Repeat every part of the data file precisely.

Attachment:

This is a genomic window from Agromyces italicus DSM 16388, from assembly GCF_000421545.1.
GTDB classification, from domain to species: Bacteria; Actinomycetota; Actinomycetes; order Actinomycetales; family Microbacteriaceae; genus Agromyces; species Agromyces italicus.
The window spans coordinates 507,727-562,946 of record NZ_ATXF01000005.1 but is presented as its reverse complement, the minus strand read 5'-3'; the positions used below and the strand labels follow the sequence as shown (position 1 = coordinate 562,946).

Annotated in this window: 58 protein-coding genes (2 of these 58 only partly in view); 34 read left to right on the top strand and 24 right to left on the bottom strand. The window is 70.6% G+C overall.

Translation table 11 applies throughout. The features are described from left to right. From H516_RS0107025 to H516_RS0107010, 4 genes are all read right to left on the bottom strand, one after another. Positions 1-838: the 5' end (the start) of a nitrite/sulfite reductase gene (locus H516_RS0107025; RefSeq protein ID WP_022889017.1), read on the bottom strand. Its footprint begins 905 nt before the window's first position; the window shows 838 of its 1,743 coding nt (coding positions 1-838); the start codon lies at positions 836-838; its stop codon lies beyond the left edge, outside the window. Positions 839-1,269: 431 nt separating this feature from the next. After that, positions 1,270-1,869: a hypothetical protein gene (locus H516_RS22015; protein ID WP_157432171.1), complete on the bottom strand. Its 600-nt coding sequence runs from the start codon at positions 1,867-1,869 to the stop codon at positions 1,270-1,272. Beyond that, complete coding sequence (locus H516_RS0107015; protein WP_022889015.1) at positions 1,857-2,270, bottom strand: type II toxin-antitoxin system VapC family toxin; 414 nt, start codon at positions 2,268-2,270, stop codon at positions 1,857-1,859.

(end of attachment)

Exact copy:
This is a genomic window from Agromyces italicus DSM 16388, from assembly GCF_000421545.1.
GTDB classification, from domain to species: Bacteria; Actinomycetota; Actinomycetes; order Actinomycetales; family Microbacteriaceae; genus Agromyces; species Agromyces italicus.
The window spans coordinates 507,727-562,946 of record NZ_ATXF01000005.1 but is presented as its reverse complement, the minus strand read 5'-3'; the positions used below and the strand labels follow the sequence as shown (position 1 = coordinate 562,946).

Annotated in this window: 58 protein-coding genes (2 of these 58 only partly in view); 34 read left to right on the top strand and 24 right to left on the bottom strand. The window is 70.6% G+C overall.

Translation table 11 applies throughout. The features are described from left to right. From H516_RS0107025 to H516_RS0107010, 4 genes are all read right to left on the bottom strand, one after another. Positions 1-838: the 5' end (the start) of a nitrite/sulfite reductase gene (locus H516_RS0107025; RefSeq protein ID WP_022889017.1), read on the bottom strand. Its footprint begins 905 nt before the window's first position; the window shows 838 of its 1,743 coding nt (coding positions 1-838); the start codon lies at positions 836-838; its stop codon lies beyond the left edge, outside the window. Positions 839-1,269: 431 nt separating this feature from the next. After that, positions 1,270-1,869: a hypothetical protein gene (locus H516_RS22015; protein ID WP_157432171.1), complete on the bottom strand. Its 600-nt coding sequence runs from the start codon at positions 1,867-1,869 to the stop codon at positions 1,270-1,272. Beyond that, complete coding sequence (locus H516_RS0107015; protein WP_022889015.1) at positions 1,857-2,270, bottom strand: type II toxin-antitoxin system VapC family toxin; 414 nt, start codon at positions 2,268-2,270, stop codon at positions 1,857-1,859.